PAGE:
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Bladder Stones in Female Dogs – The Complete Guide
Bladder stones in female dogs can be a serious condition. It is important to know the symptoms, causes and treatments for this condition in order to keep your pup healthy and happy. In this article, we will take a look at bladder stones in female dogs, including the causes, symptoms, diagnosis and treatment.
What Are Bladder Stones in Female Dogs?
Bladder stones in female dogs are mineral deposits that form inside the bladder. They are also known as cystoliths, uroliths or calculi. These stones can range in size from tiny grains to large masses. The most common type of bladder stone is struvite, which is composed of magnesium, ammonium and phosphate.
Bladder stones can cause pain and discomfort for your dog and can even lead to other health problems. It is important to know the symptoms and causes of bladder stones in order to get your pup the help she needs.
Causes of Bladder Stones in Female Dogs
The exact cause of bladder stones in female dogs is not known, however, there are certain factors that are believed to contribute to the formation of bladder stones. These include:
- Diet: Certain foods can increase the risk of bladder stones, including diets that are high in calcium and phosphorus.
- Infections: Bacterial infections of the urinary tract can lead to the formation of bladder stones.
- Hormonal Imbalances: Hormonal imbalances can lead to an increase in the levels of certain minerals in the urine, which can lead to the formation of bladder stones.
Symptoms of Bladder Stones in Female Dogs
The symptoms of bladder stones in female dogs can vary depending on the size and location of the stones. Common symptoms include:
- Frequent Urination: Your dog may urinate more frequently than usual or have difficulty urinating.
- Painful Urination: Your dog may cry out in pain when urinating.
- Blood in the Urine: The presence of blood in the urine can be a sign of bladder stones.
- Straining to Urinate: Your dog may strain to urinate or have difficulty passing urine.
- Lethargy: Your dog may be more lethargic than usual.
Diagnosis of Bladder Stones in Female Dogs
If your dog is showing any of the above symptoms, it is important to take her to the vet for a diagnosis. The vet will perform a physical examination and may order blood tests, urine tests and imaging tests such as X-rays or ultrasounds to diagnose bladder stones. The vet may also use a cystoscope to examine the bladder and obtain a sample of the stones for further testing.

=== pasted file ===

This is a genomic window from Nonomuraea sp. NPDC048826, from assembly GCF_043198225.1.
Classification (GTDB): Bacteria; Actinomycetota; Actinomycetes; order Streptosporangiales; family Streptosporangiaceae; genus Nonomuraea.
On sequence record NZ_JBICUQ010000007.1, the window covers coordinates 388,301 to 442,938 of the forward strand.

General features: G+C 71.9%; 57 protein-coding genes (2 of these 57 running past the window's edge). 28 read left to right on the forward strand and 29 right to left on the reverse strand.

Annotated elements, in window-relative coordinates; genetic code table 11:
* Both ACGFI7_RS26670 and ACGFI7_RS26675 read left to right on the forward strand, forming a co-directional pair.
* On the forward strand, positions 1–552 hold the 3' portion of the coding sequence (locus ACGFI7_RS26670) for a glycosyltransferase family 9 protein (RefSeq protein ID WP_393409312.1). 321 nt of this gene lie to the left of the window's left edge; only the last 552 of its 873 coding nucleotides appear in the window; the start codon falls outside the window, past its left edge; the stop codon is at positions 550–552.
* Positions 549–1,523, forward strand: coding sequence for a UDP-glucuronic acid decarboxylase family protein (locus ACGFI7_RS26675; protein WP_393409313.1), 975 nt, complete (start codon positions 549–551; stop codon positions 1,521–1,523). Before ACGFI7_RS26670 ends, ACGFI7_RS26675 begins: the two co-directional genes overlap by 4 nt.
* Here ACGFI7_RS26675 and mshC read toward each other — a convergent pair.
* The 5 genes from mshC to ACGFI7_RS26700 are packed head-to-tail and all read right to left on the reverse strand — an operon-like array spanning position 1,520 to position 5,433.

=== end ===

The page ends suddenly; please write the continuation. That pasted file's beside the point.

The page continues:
Treatment of Bladder Stones in Female Dogs
The treatment of bladder stones in female dogs will depend on the size and type of the stones. Small stones may be able to be dissolved with dietary changes or medications. Larger stones may need to be surgically removed. After surgery, your dog may need to stay in the hospital for a few days for observation.
In addition to surgery, your vet may also prescribe medications to help dissolve the stones and prevent the formation of new stones. Your vet may also recommend dietary changes to help prevent the formation of bladder stones.
Preventing Bladder Stones in Female Dogs
The best way to prevent bladder stones in female dogs is to feed your pup a balanced diet and provide her with plenty of fresh water. Your vet may also recommend adding supplements to your dog’s diet to help reduce the risk of bladder stones. It is also important to keep an eye on your pup’s urinary habits and to take her to the vet for regular check-ups.
Bladder stones in female dogs can be a serious condition and it is important to be aware of the symptoms, causes and treatments for this condition. If your pup is showing any of the symptoms of bladder stones, it is important to take her to the vet for a diagnosis and treatment. With the right treatment and prevention, your pup can stay healthy and happy.